Archive | Reviews

‘Live by Night,’ Dead on Arrival

Once again awards season is rolling around, and a person named Affleck is reaping accolades. But this is 2016, the topsy-turviest year on recent record, so the Affleck who’ll likely score an Academy Award nod is not Ben Affleck but younger brother Casey. (Sexual harassment accusations notwithstanding, he is unreasonably good in “Manchester-by-the-Sea.”) The irony, of course, is that the older Affleck is also releasing a film this season: “Live by Night,” an adaptation of the 2012 eponymous Dennis Lehane novel. That Big Ben’s first directorial effort since 2012’s Oscar-winning “Argo” is receiving very little publicity is surprising – at least, unless you’ve seen it.

To be fair, this Prohibition-era drama is not exactly bad. Set in a crime underbelly of Massachusetts, it’s tried-and-true territory for the native Bostonian, who in 2007 adapted Lehane’s Gone Baby Gone and has set two other films in the region. But the whole endeavor feels disappointingly by the numbers, perhaps because Ben (Casey is not associated with the film) seems intent on creating an instant classic, a period picture with “Scarface” grit and golden Hollywood glamour, complete with speakeasies, flappers, and Tommy guns. The result feels more like a facsimile of a facsimile – blurry and haplessly un-emphatic. Continue Reading →

Top Ten Everything

Today’s kind of an intersticial day, so I’m revving up by sharing all the commentating and writing I did during the 2016 holidaze.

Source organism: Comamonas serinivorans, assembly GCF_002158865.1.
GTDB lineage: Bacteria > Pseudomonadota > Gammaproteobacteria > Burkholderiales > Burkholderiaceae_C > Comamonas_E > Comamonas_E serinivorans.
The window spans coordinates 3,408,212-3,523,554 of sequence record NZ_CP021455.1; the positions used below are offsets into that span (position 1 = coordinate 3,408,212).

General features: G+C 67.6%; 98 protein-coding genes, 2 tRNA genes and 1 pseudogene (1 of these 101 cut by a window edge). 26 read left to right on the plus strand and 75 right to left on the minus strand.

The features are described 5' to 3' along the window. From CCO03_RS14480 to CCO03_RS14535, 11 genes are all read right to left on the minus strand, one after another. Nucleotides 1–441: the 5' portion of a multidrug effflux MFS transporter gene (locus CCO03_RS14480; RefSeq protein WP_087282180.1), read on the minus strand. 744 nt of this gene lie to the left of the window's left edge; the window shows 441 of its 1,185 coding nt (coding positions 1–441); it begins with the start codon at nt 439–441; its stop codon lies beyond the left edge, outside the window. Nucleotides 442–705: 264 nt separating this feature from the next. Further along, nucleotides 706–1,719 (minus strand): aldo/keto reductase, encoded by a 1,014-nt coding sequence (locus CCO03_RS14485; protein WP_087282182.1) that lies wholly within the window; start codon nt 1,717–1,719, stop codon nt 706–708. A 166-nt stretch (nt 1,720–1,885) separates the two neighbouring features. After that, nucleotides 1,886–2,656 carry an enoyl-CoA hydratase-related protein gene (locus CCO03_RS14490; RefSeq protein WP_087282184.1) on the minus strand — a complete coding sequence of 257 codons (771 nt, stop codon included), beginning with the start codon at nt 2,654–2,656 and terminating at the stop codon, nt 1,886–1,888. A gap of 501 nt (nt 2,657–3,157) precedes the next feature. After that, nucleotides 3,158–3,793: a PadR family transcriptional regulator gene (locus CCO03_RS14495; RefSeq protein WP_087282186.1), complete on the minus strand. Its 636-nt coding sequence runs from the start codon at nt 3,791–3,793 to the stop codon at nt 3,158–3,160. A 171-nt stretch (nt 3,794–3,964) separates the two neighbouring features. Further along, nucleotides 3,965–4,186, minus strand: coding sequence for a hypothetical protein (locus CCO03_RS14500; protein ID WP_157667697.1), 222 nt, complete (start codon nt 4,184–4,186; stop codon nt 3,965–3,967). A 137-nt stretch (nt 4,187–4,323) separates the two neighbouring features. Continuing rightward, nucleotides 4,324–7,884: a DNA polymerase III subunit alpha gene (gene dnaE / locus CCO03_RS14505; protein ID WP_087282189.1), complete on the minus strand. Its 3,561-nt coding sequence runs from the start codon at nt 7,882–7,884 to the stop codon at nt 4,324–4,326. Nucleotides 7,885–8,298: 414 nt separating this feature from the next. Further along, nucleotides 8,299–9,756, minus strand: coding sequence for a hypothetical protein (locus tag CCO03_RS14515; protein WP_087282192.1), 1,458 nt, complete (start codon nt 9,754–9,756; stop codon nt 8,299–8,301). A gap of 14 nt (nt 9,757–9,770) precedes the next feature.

I reviewed Fences, Denzel Washington’s adaptation of the August Wilson play; Julieta, Pedro Almodóvar’s adaptation of three Alice Munro stories; Neruda, Pablo Larraín’s film about the Chilean poet and dissident; 20th Century Women, Mike Mill’s homage to his mum; All We Had, Katie Holmes’ adaptation of Annie Weatherwax’s novel; and Silence, Martin Scorsese’s adaptation of Shusaku Endo’s novel. As well, I named my top ten films and top ten adaptations, and the most creative adaptations, and spoke with Jack Rico and Mike Sargent about 2016 film on Rico’s Highly Relevant podcast, and reviewed the end of the year’s best on Talking Pictures, the NY1 show on which I appear weekly. Perhaps the piece I’m most proud of (and was the least read) is Who’s Reading Who, about the hazards of racial identification in literature —especially YA novels.

Thank you as ever for coming along on this ride, Sirenaders. Happy happy new non-Jew year!

The Ten Best Adaptations of 2016

Some years it seems every critically touted film is a literary adaptation. This year has not been one of them. So many year-end top-ten lists boast original screenplays that it seems Hollywood is finally trusting its writers. What we’ve lacked in volume, however, we’ve made up for in creativity, playing witness to a host of hidden gems, sly winks, unlikely translations, and flat-out jaw-droppers. It’s also been an especially women-focused year – both behind and in front of the lens. All in all, while assembling her annual list of the year’s best adaptations, this lady critic has realized she’s got zero complaints.

10) “Denial”
The Holocaust is hardly a new topic in cinema, but Holocaust denial had never been tackled before Mick Jackson’s able adaptation about Holocaust denier David Irving’s 1990s libel lawsuit against American academic Deborah Lipstadt, played by Rachel Weisz in an orange perm, pantsuit, and braying New York Jewish accent. (Irving is played with feral glee by the great Timothy Spall.) Channeling a lively fortitude that challenges legal and moral relativism, this is an eminently satisfying procedural thriller about that rare moment when the system actually worked for David rather than Goliath. Continue Reading →

"All, everything I understand, I understand only because I love."
― Leo Tolstoy